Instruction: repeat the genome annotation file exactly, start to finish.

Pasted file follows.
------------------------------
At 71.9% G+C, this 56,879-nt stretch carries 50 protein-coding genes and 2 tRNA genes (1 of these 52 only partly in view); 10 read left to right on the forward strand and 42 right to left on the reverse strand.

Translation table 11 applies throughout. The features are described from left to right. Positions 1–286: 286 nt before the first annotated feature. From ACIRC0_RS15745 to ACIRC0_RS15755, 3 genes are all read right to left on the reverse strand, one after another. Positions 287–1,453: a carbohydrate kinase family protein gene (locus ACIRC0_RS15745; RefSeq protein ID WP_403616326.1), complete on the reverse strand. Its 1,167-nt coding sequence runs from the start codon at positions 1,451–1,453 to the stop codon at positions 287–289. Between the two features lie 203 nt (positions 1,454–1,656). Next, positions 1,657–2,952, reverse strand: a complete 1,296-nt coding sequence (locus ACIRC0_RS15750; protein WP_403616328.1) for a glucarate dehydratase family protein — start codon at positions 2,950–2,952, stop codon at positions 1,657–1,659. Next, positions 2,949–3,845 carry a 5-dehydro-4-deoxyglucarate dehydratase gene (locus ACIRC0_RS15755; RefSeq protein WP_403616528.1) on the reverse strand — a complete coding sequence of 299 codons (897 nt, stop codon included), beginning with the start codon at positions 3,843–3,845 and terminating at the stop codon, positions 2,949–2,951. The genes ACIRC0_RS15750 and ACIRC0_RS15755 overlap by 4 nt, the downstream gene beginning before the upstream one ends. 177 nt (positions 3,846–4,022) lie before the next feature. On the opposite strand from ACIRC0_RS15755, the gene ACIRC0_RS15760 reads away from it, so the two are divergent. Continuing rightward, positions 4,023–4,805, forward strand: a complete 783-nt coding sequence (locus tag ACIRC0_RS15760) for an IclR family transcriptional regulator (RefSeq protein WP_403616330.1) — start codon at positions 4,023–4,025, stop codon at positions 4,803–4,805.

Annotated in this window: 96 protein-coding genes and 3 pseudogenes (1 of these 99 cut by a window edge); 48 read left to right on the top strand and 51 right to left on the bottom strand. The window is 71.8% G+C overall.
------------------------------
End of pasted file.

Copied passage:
At 71.9% G+C, this 56,879-nt stretch carries 50 protein-coding genes and 2 tRNA genes (1 of these 52 only partly in view); 10 read left to right on the forward strand and 42 right to left on the reverse strand.

Translation table 11 applies throughout. The features are described from left to right. Positions 1–286: 286 nt before the first annotated feature. From ACIRC0_RS15745 to ACIRC0_RS15755, 3 genes are all read right to left on the reverse strand, one after another. Positions 287–1,453: a carbohydrate kinase family protein gene (locus ACIRC0_RS15745; RefSeq protein ID WP_403616326.1), complete on the reverse strand. Its 1,167-nt coding sequence runs from the start codon at positions 1,451–1,453 to the stop codon at positions 287–289. Between the two features lie 203 nt (positions 1,454–1,656). Next, positions 1,657–2,952, reverse strand: a complete 1,296-nt coding sequence (locus ACIRC0_RS15750; protein WP_403616328.1) for a glucarate dehydratase family protein — start codon at positions 2,950–2,952, stop codon at positions 1,657–1,659. Next, positions 2,949–3,845 carry a 5-dehydro-4-deoxyglucarate dehydratase gene (locus ACIRC0_RS15755; RefSeq protein WP_403616528.1) on the reverse strand — a complete coding sequence of 299 codons (897 nt, stop codon included), beginning with the start codon at positions 3,843–3,845 and terminating at the stop codon, positions 2,949–2,951. The genes ACIRC0_RS15750 and ACIRC0_RS15755 overlap by 4 nt, the downstream gene beginning before the upstream one ends. 177 nt (positions 3,846–4,022) lie before the next feature. On the opposite strand from ACIRC0_RS15755, the gene ACIRC0_RS15760 reads away from it, so the two are divergent. Continuing rightward, positions 4,023–4,805, forward strand: a complete 783-nt coding sequence (locus tag ACIRC0_RS15760) for an IclR family transcriptional regulator (RefSeq protein WP_403616330.1) — start codon at positions 4,023–4,025, stop codon at positions 4,803–4,805.

Annotated in this window: 96 protein-coding genes and 3 pseudogenes (1 of these 99 cut by a window edge); 48 read left to right on the top strand and 51 right to left on the bottom strand. The window is 71.8% G+C overall.